He said the way the UK government had handled the situation had been “atrocious.”

A document released by Ofqual showed that 40% of students received results one or two grades lower than their advance grades, according to the non-profit Good Law Project; 3.5% of A-level results – more than 30,000 – were reduced by two or more grades.

U-turn too late for some?

Ofqual initially said that students would be able to appeal their results for free, before saying on Sunday that the new criteria would need to be reviewed. This was followed by the about-turn on Monday.

But for many students, it may already be too late.

Gemma Abbott, the Good Law Project’s legal director, told CNN: “On the face of it, reverting to center assessment grades is the fairest way to deal with the situation we are now in. It’s not perfect, but it is significantly better than the Ofqual algorithm.

More than 200,000 predicted grades were reduced by a controversial algorithm, throwing students' futures into doubt.

“There are ramifications to the government’s incompetence and prevarications that cannot be undone, however: In particular, it seems likely that some university places will have to be deferred until next year due to issues of space. And I don’t think the young people affected by this will easily forgive – or forget – the government’s willingness to sacrifice their hopes and dreams in pursuit of the much less important goal of minimizing grade inflation.”

“This is a cohort of young people who have had unprecedented disruption to their education. So they’ve already been in a really difficult situation,” she added.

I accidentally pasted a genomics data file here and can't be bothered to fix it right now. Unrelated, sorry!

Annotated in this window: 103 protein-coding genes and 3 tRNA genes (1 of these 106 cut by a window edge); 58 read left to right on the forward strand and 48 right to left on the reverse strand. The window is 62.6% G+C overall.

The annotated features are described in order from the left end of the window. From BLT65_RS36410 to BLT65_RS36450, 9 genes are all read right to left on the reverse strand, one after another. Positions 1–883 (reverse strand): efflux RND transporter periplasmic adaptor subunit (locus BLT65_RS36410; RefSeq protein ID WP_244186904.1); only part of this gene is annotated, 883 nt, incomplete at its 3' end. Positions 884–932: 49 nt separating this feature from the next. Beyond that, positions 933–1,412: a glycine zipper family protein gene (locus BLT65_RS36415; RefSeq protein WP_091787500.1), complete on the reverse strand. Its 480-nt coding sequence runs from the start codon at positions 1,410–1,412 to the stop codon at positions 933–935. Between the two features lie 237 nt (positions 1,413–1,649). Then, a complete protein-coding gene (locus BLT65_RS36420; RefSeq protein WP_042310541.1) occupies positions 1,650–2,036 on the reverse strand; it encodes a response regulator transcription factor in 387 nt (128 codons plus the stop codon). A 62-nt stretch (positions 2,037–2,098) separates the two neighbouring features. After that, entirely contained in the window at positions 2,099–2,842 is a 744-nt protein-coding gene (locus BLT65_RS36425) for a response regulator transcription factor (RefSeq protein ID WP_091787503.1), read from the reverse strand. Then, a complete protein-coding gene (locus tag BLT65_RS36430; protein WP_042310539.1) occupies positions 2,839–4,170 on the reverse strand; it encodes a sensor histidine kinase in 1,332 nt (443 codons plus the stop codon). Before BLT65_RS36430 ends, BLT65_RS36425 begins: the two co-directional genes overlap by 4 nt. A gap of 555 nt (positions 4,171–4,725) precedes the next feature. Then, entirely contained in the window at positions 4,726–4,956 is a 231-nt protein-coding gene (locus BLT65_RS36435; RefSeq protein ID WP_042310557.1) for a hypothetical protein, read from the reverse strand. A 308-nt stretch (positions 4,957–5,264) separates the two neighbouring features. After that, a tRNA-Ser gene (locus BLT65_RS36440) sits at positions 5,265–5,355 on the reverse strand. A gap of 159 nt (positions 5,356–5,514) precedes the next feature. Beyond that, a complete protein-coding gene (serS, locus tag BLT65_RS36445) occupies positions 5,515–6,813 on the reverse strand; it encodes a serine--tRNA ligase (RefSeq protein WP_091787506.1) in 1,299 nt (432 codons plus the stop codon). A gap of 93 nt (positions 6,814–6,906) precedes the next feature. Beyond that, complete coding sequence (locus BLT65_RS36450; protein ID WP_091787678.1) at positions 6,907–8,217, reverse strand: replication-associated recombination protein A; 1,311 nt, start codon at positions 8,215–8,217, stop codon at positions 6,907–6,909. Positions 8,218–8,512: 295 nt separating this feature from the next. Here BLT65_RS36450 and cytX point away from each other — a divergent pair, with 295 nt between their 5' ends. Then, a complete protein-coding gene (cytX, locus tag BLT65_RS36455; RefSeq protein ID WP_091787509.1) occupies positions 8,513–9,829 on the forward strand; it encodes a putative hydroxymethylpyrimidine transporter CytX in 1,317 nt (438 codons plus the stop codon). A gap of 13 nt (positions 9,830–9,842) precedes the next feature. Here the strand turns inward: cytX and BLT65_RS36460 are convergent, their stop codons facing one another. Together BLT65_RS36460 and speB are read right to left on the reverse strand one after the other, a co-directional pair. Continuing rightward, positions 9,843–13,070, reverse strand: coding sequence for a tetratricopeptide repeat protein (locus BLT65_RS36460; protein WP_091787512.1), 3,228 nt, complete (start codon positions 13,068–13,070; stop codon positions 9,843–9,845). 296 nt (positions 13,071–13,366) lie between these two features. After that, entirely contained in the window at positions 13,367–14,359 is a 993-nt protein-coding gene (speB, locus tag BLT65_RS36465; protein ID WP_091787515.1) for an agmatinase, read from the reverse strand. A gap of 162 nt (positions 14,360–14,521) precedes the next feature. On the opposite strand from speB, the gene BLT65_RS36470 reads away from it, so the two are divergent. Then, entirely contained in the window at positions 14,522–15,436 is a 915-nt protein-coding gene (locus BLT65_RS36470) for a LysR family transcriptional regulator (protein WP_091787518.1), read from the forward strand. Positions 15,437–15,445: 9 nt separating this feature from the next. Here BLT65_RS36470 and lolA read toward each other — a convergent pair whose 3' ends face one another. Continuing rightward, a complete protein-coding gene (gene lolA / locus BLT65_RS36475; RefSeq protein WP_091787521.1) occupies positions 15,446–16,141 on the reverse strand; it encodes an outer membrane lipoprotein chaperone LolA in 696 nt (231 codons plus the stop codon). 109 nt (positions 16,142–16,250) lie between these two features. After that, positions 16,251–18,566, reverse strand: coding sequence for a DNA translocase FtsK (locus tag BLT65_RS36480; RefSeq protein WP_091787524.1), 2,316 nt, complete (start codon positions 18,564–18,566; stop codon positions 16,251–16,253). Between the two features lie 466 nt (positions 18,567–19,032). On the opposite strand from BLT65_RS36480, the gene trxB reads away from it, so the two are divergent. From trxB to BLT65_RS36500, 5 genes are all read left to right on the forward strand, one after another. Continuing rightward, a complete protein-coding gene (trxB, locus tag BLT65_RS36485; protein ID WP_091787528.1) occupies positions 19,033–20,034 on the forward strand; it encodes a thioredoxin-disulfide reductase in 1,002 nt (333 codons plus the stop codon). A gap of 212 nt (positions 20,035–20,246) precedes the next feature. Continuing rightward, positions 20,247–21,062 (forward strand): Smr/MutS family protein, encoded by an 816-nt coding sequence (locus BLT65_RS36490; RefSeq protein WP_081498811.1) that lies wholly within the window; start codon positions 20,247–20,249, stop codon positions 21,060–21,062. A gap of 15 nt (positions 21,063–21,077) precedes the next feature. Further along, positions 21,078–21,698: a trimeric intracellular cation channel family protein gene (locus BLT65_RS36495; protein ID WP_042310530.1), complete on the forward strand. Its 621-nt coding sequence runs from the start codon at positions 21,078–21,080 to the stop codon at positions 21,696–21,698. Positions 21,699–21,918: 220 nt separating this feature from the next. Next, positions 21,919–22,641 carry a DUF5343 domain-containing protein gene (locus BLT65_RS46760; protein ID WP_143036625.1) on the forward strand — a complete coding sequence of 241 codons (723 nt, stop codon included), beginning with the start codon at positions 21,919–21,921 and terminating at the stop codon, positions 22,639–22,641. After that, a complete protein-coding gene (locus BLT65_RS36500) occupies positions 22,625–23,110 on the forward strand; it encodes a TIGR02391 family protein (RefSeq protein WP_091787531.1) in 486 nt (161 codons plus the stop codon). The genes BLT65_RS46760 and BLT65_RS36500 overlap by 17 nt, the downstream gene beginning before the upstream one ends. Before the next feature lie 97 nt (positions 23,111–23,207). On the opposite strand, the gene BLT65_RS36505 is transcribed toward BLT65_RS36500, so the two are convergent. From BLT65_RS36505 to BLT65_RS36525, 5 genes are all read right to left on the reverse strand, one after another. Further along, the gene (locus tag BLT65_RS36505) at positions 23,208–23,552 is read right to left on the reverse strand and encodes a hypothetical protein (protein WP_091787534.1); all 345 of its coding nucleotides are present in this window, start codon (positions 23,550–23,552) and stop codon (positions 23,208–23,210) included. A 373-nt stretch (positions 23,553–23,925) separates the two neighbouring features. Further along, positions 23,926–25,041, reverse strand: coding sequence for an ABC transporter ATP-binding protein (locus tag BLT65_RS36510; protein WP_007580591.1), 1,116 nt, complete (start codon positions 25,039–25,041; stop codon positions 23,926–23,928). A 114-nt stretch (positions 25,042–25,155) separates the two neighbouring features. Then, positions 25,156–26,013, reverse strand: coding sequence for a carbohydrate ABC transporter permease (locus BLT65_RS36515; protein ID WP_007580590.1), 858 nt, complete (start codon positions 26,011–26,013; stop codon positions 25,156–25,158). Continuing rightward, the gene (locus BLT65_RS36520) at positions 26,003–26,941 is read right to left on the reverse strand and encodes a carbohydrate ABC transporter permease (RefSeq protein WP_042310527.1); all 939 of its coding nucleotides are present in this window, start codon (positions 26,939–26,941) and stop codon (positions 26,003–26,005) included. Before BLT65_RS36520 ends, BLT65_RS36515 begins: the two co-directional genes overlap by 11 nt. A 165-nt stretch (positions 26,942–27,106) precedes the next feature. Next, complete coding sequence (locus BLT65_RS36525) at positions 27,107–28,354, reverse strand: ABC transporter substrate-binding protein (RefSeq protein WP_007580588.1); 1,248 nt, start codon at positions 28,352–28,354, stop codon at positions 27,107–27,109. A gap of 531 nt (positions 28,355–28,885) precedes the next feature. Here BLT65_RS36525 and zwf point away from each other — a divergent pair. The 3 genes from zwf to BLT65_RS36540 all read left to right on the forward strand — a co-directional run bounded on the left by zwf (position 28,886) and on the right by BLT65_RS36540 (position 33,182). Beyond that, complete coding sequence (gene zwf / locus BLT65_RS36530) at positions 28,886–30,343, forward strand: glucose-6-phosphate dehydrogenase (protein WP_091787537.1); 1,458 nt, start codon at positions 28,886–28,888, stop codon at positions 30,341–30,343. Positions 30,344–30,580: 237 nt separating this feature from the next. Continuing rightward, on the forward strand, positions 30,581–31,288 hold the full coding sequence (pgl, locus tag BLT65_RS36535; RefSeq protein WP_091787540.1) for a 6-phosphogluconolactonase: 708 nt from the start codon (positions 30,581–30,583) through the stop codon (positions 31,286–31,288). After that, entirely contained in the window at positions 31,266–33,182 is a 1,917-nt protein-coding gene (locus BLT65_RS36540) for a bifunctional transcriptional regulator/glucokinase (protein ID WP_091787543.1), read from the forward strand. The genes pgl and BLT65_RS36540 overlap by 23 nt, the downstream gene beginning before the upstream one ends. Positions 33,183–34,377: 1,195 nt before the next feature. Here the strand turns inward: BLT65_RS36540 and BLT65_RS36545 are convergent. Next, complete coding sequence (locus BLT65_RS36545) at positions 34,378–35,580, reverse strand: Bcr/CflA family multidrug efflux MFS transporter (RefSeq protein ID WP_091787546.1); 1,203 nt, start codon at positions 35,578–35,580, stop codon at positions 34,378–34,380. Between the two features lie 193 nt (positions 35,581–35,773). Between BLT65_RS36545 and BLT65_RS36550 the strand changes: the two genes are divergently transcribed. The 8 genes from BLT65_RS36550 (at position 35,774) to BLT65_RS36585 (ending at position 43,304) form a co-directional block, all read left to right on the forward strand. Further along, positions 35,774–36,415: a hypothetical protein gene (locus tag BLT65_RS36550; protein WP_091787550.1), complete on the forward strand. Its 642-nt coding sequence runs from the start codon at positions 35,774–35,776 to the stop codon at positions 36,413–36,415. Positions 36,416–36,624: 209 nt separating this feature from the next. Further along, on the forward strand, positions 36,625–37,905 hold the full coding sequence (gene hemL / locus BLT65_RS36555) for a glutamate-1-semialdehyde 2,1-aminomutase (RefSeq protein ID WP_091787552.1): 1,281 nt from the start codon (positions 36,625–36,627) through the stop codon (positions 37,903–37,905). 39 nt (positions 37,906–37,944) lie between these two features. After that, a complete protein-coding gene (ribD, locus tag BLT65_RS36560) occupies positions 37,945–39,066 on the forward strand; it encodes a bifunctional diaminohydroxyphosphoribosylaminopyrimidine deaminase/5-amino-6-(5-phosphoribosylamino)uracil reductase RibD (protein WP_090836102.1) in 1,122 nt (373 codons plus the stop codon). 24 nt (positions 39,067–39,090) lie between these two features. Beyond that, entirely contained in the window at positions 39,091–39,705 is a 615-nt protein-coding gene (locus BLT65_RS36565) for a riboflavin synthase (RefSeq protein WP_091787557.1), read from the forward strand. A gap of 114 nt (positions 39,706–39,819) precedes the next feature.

The Good Law Project, which launched legal action against Ofqual on behalf of six students, said the reductions affected students from disadvantaged and diverse schools to a much greater extent. Some institutions saw 80% of their students downgraded.

Conversely, fee-paying schools saw an overall increase in the number of their students achieving the top grades – by some 4.7% from 2019.

The Good Law Project said this appeared to be due to the fact that students in larger classes were allocated grades almost exclusively based on patterns of attainment at their institution in previous years.

Keir Starmer, leader of the opposition Labour Party, tweeted on Monday: “The Government has had months to sort out exams and has now been forced into a screeching U-turn after days of confusion.

“This is a victory for the thousands of young people who have powerfully made their voices heard this past week.”

A-level students at Newham Collegiate Sixth Form in east London queue to receive their exam results on August 13, 2020.

Schools across Europe have faced similar challenges. France canceled its final baccalaureate exams and said grades would be awarded on the basis of the student’s average grades from their first and second trimester. It then announced 10,000 extra university places to accommodate the higher number of pass grades.

In the Netherlands, the education minister announced in June that final central exams were also canceled. Students were awarded grades based on their school exams, which they had until June to complete, with resits taking place after that.

Newspaper Algemeen Dagblad reported that a third of secondary schools awarded all exam candidates a diploma this year, at least five times more than normal, which was attributed to extra study time and more resits. A spokeswoman for schools’ representative body VO-raad said: “This group of students had to take school exams under unexpected and difficult circumstances.”

In Italy, high school students took oral instead of written final exams, with social distancing and mask-wearing enforced, except during questioning.

International Baccalaureate examinations were also canceled, and the governing body confirmed Monday that no student would receive a grade lower than ones they had been predicted.

Additional reporting by Lauren Kent.